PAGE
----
Room by National Theatre of Scotland etc at Dundee Rep: Review.


Emma Donoghue has now written Room three times.

The novel, the Oscar winning movie and now this, surely award winning, play.

She’s worked it out like.

In tonight’s opening performance at Dundee Rep we witness a bringing together of some of the greatest of British and Irish theatrical, musical and writing talent.  A sort of Harlem Globetrotters of theatre.

Let’s start with NTS: not everyone’s favourite and they don’t always hit the mark, But for me they do so much more often than they are given credit for.   The company has brought us Our Ladies of Perpetual Succour, The Strange Undoing of Prudentia Hart, The James Plays, Let the Right One In and Black Watch, all of which are nailed on five star shows.

That deserves extreme respect.

Then There’s Stratford East (just superb) and The Abbey Theatre (Ireland’s equivalent of NTS).

Add to that Cora Bissett.  Time after time after time she presents brilliant theatre with a strong musical strand.

And Roadkill.

Up and coming Scots composer Kathryn Joseph weaves music into this production in a way you would NEVER, EVER have expected from the movie.  She is an utter genius and this showcases her talent brilliantly.  It is NOTHING like her Scottish album of the year winner Bones you have Thrown me and Blood I have spilt, but who cares – it’s a further development.

OK, so the source material is superlative and the movie (featuring an Oscar winning best actress performance by Brie Larson) is really superb, but this takes the whole thing to a higher emotional plane.

Being in a small theatre as this outrageously horrific tale unfolds, with the consequent impact on the protagonists, is a remarkable thing.  Add a musical score to it and original songs that break your heart and you are in theatre nirvana.

(If you’ve ever seen a rape scene deconstruct itself into a beautiful ballad and then transmogrify itself back into a rape then, fine, I’ll agree with you this isn’t completely original.)

And what’s more, it’s two shows for the price of one because one could almost end the show at the end of act one.  The torture over we could all go home happy.  But the torture isn’t over because Ma and Jack’s brutal incarceration had conditioned them.  They were in their own Private Idaho and freedom from that safety net into the “world’ opens a Pandora’s box of horrors.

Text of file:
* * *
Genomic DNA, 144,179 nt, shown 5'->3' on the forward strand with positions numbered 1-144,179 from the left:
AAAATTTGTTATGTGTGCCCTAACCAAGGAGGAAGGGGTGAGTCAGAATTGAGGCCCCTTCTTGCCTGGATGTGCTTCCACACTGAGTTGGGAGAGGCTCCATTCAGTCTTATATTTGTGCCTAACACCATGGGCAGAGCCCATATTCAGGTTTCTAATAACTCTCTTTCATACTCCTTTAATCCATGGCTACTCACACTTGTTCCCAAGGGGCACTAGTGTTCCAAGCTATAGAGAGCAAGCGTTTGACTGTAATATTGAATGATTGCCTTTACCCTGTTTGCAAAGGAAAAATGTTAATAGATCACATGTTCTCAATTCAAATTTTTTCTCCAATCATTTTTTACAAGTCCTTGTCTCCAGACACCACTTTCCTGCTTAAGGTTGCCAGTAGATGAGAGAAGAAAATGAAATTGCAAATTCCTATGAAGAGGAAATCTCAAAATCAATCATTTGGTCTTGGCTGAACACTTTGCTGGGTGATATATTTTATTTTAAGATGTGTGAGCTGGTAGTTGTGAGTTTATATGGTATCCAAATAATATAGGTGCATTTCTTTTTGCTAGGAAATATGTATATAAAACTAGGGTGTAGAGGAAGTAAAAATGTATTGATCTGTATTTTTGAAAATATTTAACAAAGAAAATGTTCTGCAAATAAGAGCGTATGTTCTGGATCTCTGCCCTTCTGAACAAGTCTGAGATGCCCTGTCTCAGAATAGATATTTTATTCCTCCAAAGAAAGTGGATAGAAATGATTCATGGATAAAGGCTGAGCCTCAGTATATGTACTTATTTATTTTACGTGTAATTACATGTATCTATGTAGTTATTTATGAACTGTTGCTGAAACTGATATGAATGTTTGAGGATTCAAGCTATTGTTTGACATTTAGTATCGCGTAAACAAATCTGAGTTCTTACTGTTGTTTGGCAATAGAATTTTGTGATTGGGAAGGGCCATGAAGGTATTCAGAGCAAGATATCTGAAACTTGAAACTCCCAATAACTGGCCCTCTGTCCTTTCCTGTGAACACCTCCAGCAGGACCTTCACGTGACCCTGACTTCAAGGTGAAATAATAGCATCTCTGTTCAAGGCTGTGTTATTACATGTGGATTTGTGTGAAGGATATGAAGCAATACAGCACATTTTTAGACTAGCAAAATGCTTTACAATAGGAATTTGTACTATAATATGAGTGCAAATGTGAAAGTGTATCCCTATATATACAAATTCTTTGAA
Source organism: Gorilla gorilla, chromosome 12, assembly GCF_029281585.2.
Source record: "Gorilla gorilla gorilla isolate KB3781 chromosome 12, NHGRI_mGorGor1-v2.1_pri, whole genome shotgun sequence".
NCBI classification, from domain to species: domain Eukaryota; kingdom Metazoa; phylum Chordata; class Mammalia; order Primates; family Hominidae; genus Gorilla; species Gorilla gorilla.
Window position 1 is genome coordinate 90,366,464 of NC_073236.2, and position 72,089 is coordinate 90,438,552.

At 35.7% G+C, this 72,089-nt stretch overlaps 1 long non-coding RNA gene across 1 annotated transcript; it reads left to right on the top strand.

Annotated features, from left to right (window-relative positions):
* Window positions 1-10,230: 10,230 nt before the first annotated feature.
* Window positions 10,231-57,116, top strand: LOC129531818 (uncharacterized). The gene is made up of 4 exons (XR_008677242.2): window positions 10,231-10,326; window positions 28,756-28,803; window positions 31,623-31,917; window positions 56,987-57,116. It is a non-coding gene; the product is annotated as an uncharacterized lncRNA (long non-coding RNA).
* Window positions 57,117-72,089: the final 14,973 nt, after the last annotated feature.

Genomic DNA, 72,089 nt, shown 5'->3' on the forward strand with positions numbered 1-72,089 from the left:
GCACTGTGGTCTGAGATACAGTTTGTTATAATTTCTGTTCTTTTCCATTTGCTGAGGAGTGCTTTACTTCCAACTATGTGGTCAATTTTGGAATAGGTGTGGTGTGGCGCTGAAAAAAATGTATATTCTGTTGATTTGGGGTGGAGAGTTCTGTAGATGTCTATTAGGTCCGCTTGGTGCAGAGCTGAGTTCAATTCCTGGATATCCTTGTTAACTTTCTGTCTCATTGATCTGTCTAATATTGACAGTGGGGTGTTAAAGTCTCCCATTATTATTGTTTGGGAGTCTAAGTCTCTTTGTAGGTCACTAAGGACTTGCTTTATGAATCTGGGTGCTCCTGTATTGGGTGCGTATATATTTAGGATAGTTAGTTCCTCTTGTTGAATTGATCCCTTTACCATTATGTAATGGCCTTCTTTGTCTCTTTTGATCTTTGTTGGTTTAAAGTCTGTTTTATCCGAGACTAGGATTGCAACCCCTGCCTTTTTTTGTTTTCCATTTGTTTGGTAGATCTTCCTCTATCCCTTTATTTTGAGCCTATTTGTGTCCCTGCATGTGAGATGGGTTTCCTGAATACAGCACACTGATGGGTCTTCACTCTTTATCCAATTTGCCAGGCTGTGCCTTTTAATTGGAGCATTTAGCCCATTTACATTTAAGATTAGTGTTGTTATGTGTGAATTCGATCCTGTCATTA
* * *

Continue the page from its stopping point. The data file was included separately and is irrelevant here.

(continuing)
Imagine the agoraphobia, the media scrutiny, the accusations (the interview in act two with the TV reporter is brilliant, brutal and heartbreaking).

As Ma and Jack’s relationship threatens to break down we too are broken.

Cora Bisset’s supreme directorial achievement here is to cast two Jacks.  The boy (played tonight, by one of three, miraculously by the beautifully named Taye Kassim Junaid-Evans) really is just a boy; maybe 8 years old he is on stage for three hours.  But it is his inner and older self that actually steals the show. Cora casts the stunning, and I mean stunning, Fela Lufadeju as Big Jack.  His performance astounds.  His songs break your heart.  He acts off but never to distraction.  He is the narrative and emotional driver of the whole show and his arrival on stage for the bows was met uproariously.  He is nothing short of amazing.

And then there’s Ma: Witney White.  Simply beautiful.  A performance of great range and, you know, a tough gig.  She has to be compassionate, angry, broken and be able to sing great solos and torch songs.

She pulls it off.

You love her.

I can, and will, go on and on.

This great black cast ensemble, rarely seen in Scotland, has a conservative underscore.  Grandma (Lucy Tregear) and Grandpa (Stephen Casey) have thankless tasks.  For a start they are white (turns out Ma was adopted).  They’re divorced and they’re middle class.  We’re not meant to like them.  Especially Grandpa, the weak sod that left his wife having ‘buried’ his daughter.

But we do.  Much more so than in the movie.

Stephen Casey pulls off a grand larceny in his role.  The bastard of the movie, the utter heartless bastard quixotically transforms the part.  The scene in which he holds young Jack in his arms as he realises he actually loves this bastard son of a monster broke my heart.

The closing number also broke my heart and the emotional walls finally caved in.

One last mention.  the set design by Lily Arnold has to be seen to be believed, both my wife and I agreed it had echoes of The Curious Incident of the Dog in the Night-time but on probably 5% of the budget. It’s brilliant, particularly in act one.  But how she visually re-represents it in the closing scene is nothing short of genius.

This is very great theatre and you have only four days to see it.

There are seats.

If you miss it and you’re too mean to pay the train fare or petrol to get to Dundee don’t come greeting to me.

I told you, for free, how great it is.

(PS.  I’ve seen Let the Right one in, Road Kill, Sweeney Todd and now Room at Dundee Rep in recent years.  It is a trip but I’ll tell you what, £ for £ this is the best theatre in Scotland.  It constantly punches above its weight and it always disappoints me that the auditorium isn’t full.  Please fellow theatre lovers keep an eye out for their programme: their new season is peppered with brilliance.)

The unimaginable. Roadkill. Pachamama Productions at Dundee Rep.

An image from the 2012 Festival Fringe Production

An image from the 2012 Festival Fringe Production

Whilst most of you were watching the X Factor or Antiques Roadshow my wife and I spent an hour and a half in a damp 15ft x 15ft square squalid bedroom in a run down estate in the North Side of Dundee witnessing a 14 year old Nigerian Girl being repeatedly raped and gang raped to a soundtrack of coursing Scottish electro rock.